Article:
Hello, my name is Ben and I am one of the incredibly lucky students who received a position in the Trinity Botanic Gardens under the Cathcart Summer Internship programme.

I am about to enter my 4th year in environmental science at Trinity. I enjoy studying plant and animal interactions where the benefits or drawbacks can vary so differently between species. I was thrilled to receive the phone call from Dr Michelle Murray confirming my interview was successful and I would be starting work in June, which was perfect because where would be a nicer place to observe plant and animal interactions than the gardens!

I arrived the Tuesday after the June bank holiday excited and ready to begin the internship. I met Cherie and Helena, the other interns, and Michelle introduced us to the gardens and gave us the history of them, from its foundation in 1687 and the locations it moved to until 1967 which is when the garden in Dartry was founded.



My favourite plant, the Trinity College birch (Betula utilis subsp. jacquemontii ‘Trinity College’). It has a beautiful white bark but also has a cool story behind it: the subspecies was discovered in the Himalayas and seed was sent to many botanic gardens, including Trinity College. When grown here its genes expressed a much whiter bark than the parent so was given the cultivar name ‘Trinity College’.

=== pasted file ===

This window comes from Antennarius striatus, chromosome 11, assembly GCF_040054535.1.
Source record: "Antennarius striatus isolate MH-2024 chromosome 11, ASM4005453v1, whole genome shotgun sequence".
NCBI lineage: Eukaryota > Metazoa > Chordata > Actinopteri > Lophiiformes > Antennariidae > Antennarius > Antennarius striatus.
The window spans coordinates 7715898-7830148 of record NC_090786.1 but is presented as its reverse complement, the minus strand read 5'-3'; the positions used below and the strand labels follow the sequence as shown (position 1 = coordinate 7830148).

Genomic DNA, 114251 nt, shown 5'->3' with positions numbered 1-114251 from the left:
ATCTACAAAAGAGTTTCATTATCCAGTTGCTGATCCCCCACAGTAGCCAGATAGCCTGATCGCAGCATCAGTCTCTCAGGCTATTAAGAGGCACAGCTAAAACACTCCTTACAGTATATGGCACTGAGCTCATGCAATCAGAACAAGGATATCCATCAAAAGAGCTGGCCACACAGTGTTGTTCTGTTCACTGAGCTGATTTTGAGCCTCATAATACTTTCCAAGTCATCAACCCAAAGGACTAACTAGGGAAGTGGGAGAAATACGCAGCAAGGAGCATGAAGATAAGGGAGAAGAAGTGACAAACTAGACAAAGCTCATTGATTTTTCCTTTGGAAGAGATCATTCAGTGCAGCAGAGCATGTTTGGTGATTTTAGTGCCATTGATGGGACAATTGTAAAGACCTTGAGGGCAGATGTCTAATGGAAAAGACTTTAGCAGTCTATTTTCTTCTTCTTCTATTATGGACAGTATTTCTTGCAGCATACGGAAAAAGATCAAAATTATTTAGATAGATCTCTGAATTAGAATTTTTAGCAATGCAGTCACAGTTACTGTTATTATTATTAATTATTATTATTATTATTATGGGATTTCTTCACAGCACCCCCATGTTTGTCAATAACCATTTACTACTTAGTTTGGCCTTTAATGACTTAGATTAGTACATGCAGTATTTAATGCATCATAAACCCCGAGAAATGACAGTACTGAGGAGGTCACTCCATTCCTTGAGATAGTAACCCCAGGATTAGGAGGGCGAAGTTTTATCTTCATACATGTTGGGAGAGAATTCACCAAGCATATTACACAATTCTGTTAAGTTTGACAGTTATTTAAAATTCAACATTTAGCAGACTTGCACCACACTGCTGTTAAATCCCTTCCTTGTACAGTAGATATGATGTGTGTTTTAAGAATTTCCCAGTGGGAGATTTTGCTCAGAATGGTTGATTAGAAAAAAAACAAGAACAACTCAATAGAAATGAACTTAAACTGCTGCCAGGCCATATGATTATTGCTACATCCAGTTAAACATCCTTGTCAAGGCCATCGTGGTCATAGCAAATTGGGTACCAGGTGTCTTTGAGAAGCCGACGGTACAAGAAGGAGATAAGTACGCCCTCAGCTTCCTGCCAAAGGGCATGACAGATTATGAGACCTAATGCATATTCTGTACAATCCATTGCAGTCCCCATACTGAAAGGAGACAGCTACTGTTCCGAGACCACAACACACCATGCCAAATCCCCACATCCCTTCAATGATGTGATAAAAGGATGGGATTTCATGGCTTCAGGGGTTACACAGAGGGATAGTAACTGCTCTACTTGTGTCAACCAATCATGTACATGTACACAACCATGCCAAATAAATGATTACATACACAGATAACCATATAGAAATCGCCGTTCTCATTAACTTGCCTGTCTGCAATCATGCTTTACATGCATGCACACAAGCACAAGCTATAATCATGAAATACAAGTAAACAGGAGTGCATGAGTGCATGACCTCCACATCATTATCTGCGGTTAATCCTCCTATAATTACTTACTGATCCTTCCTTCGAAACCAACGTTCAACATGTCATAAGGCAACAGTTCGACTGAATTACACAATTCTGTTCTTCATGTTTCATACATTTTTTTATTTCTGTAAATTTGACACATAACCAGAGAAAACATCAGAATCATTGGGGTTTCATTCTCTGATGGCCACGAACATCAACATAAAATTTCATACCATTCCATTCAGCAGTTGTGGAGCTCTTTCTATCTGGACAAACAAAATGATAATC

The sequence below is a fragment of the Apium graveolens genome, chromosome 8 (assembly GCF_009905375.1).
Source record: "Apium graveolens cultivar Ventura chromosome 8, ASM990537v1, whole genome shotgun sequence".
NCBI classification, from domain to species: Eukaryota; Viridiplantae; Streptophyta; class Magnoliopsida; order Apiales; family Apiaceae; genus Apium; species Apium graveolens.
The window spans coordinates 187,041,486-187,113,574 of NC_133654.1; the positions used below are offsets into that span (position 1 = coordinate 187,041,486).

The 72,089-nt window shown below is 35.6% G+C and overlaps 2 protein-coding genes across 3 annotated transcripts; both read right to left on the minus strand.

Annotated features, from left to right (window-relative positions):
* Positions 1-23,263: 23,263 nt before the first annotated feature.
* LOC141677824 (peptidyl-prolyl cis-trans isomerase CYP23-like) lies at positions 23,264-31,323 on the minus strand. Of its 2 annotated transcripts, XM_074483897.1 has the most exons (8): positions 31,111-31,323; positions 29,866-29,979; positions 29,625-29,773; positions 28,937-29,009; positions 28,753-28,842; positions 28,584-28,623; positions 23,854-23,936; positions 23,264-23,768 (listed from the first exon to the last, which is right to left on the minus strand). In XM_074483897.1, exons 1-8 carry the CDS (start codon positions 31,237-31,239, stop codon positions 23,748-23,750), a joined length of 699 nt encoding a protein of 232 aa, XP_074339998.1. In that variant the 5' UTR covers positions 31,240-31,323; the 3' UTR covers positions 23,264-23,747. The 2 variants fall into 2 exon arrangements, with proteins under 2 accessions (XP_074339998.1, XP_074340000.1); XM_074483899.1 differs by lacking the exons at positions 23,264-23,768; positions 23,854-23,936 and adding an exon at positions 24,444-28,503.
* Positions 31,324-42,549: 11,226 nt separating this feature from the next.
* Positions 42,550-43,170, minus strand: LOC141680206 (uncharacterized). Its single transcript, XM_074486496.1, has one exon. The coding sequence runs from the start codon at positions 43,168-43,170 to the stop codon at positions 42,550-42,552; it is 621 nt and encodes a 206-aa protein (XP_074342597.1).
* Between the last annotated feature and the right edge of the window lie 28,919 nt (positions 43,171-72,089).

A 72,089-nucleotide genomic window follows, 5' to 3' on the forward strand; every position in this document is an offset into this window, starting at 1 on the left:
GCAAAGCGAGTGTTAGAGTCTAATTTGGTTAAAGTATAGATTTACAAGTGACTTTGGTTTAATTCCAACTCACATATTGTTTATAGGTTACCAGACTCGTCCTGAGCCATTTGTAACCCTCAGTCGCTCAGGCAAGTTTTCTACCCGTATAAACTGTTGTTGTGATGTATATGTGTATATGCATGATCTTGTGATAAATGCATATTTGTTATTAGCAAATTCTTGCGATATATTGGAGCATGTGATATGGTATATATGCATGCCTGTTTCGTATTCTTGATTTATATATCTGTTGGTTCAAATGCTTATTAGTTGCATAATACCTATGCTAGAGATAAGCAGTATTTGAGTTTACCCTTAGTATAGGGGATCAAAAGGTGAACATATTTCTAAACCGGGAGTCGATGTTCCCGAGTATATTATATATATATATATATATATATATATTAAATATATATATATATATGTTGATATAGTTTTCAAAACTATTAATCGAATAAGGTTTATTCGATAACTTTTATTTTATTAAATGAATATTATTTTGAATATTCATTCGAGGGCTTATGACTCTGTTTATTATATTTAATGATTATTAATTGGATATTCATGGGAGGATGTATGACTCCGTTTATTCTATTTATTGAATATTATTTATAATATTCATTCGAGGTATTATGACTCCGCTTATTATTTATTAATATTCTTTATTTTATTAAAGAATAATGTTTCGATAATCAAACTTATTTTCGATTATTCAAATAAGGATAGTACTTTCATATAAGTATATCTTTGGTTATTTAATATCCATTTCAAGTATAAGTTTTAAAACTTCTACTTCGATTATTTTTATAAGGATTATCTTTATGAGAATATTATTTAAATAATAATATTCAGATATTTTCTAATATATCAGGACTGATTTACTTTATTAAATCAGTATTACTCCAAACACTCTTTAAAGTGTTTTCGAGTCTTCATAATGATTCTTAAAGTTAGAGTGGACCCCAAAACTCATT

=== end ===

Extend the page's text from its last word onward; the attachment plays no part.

We met Mick and Liz who are the two full-time staff that run the garden and keep the place looking as beautiful as it is.

Michelle also introduced us to several fascinating plant species and the different problems facing them. The most jarring of them is the box hedge which divides spaces in the Walled Garden, but in the past year or so has been decimated by the Box Moth caterpillar eating its leaves. Removing the damaged hedge will be one of our tasks!

We were given our tools: secateurs, hand fork and gloves, and a foam kneeler. The coming Sunday the Garden would open to the public for the Annual Rathmines Garden Trail for charity – this year for the Alzheimer’s Association – and a lot of the work we would be doing for the next week would involve cleaning up some overgrown areas and general tidying, which we were more than happy to get stuck into. With our tools in tow, we begin to clear the sand bed by the lab.

The persistent weeds here that we were removing were Galium aparine which is a sticky weed, Rumex obtusifolius (broad leaved dock), and Oxalis sp. which is a wood sorrel. Once we had the bed cleared, we were able to place potted plants back onto it and arrange them to be aesthetically pleasing.

As the next couple of weeks went by we continued to make the area around look as nice as possible with Liz, Mick and Michelle showing us the ropes and reminding us to take ‘before and after’ photos. Here are some examples from a border in the Lawn Area, and the start of reestablishing some tree circles in the South Arboretum.

One thing however that I noticed while I was weeding was the sheer number of insects that would take shelter under the plants and once exposed there was a scramble to try and get new shelter to protect them from predators. Furthermore, once you moved slightly on to weed the next section of the bed, birds would then begin to gather and peck at the ground to try and get some easy food.


Seeing these birds and hearing them up in the trees gave me the idea to download an app called ‘Merlin’ which uses the microphone on your phone to identify the sounds and match them to a bird. Using this for really short periods during the week allowed the app to identify a range of birds.



Link to the free app ‘Merlin’